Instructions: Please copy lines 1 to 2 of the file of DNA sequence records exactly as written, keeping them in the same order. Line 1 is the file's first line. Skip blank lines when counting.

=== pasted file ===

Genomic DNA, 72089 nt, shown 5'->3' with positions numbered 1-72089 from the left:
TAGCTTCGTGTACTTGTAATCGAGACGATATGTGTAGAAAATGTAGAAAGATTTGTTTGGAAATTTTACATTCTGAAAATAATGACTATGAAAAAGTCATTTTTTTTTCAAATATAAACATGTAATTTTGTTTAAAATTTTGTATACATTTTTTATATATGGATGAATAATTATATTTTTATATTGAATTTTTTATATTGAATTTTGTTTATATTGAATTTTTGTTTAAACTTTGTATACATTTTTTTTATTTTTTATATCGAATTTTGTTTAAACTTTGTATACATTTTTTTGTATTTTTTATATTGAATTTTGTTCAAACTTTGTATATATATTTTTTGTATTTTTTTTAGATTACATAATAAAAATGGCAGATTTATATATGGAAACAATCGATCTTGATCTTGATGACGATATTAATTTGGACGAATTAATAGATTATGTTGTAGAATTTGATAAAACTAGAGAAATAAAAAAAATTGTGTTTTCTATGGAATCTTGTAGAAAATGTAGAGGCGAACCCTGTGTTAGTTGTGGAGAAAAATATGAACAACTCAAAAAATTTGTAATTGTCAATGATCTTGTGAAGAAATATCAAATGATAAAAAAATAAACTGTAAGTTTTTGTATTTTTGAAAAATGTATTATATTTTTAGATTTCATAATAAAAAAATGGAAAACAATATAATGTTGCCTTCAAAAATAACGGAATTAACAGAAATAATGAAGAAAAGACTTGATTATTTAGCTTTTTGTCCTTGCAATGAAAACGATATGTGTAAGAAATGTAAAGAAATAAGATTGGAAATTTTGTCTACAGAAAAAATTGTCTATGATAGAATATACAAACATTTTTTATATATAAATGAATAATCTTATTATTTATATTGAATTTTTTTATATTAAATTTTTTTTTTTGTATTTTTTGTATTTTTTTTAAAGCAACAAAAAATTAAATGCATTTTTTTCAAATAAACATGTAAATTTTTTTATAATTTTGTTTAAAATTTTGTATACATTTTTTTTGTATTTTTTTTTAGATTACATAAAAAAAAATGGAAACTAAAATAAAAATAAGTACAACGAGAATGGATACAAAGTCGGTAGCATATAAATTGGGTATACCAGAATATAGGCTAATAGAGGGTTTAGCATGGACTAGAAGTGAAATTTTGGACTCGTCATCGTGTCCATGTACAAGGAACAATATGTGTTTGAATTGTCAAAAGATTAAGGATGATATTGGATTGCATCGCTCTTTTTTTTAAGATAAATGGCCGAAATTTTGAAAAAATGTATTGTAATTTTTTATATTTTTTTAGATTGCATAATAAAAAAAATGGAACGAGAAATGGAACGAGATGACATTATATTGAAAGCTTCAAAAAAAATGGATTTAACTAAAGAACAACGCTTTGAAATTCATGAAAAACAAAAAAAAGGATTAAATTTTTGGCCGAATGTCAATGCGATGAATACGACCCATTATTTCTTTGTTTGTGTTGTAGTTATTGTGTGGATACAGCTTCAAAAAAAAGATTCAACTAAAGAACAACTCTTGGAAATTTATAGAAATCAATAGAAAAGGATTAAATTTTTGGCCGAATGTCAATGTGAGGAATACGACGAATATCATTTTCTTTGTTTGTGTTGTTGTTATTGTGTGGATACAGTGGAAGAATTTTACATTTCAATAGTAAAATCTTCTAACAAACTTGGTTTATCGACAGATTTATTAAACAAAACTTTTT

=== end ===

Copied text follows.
Genomic DNA, 72089 nt, shown 5'->3' with positions numbered 1-72089 from the left:
TAGCTTCGTGTACTTGTAATCGAGACGATATGTGTAGAAAATGTAGAAAGATTTGTTTGGAAATTTTACATTCTGAAAATAATGACTATGAAAAAGTCATTTTTTTTTCAAATATAAACATGTAATTTTGTTTAAAATTTTGTATACATTTTTTATATATGGATGAATAATTATATTTTTATATTGAATTTTTTATATTGAATTTTGTTTATATTGAATTTTTGTTTAAACTTTGTATACATTTTTTTTATTTTTTATATCGAATTTTGTTTAAACTTTGTATACATTTTTTTGTATTTTTTATATTGAATTTTGTTCAAACTTTGTATATATATTTTTTGTATTTTTTTTAGATTACATAATAAAAATGGCAGATTTATATATGGAAACAATCGATCTTGATCTTGATGACGATATTAATTTGGACGAATTAATAGATTATGTTGTAGAATTTGATAAAACTAGAGAAATAAAAAAAATTGTGTTTTCTATGGAATCTTGTAGAAAATGTAGAGGCGAACCCTGTGTTAGTTGTGGAGAAAAATATGAACAACTCAAAAAATTTGTAATTGTCAATGATCTTGTGAAGAAATATCAAATGATAAAAAAATAAACTGTAAGTTTTTGTATTTTTGAAAAATGTATTATATTTTTAGATTTCATAATAAAAAAATGGAAAACAATATAATGTTGCCTTCAAAAATAACGGAATTAACAGAAATAATGAAGAAAAGACTTGATTATTTAGCTTTTTGTCCTTGCAATGAAAACGATATGTGTAAGAAATGTAAAGAAATAAGATTGGAAATTTTGTCTACAGAAAAAATTGTCTATGATAGAATATACAAACATTTTTTATATATAAATGAATAATCTTATTATTTATATTGAATTTTTTTATATTAAATTTTTTTTTTTGTATTTTTTGTATTTTTTTTAAAGCAACAAAAAATTAAATGCATTTTTTTCAAATAAACATGTAAATTTTTTTATAATTTTGTTTAAAATTTTGTATACATTTTTTTTGTATTTTTTTTTAGATTACATAAAAAAAAATGGAAACTAAAATAAAAATAAGTACAACGAGAATGGATACAAAGTCGGTAGCATATAAATTGGGTATACCAGAATATAGGCTAATAGAGGGTTTAGCATGGACTAGAAGTGAAATTTTGGACTCGTCATCGTGTCCATGTACAAGGAACAATATGTGTTTGAATTGTCAAAAGATTAAGGATGATATTGGATTGCATCGCTCTTTTTTTTAAGATAAATGGCCGAAATTTTGAAAAAATGTATTGTAATTTTTTATATTTTTTTAGATTGCATAATAAAAAAAATGGAACGAGAAATGGAACGAGATGACATTATATTGAAAGCTTCAAAAAAAATGGATTTAACTAAAGAACAACGCTTTGAAATTCATGAAAAACAAAAAAAAGGATTAAATTTTTGGCCGAATGTCAATGCGATGAATACGACCCATTATTTCTTTGTTTGTGTTGTAGTTATTGTGTGGATACAGCTTCAAAAAAAAGATTCAACTAAAGAACAACTCTTGGAAATTTATAGAAATCAATAGAAAAGGATTAAATTTTTGGCCGAATGTCAATGTGAGGAATACGACGAATATCATTTTCTTTGTTTGTGTTGTTGTTATTGTGTGGATACAGTGGAAGAATTTTACATTTCAATAGTAAAATCTTCTAACAAACTTGGTTTATCGACAGATTTATTAAACAAAACTTTTT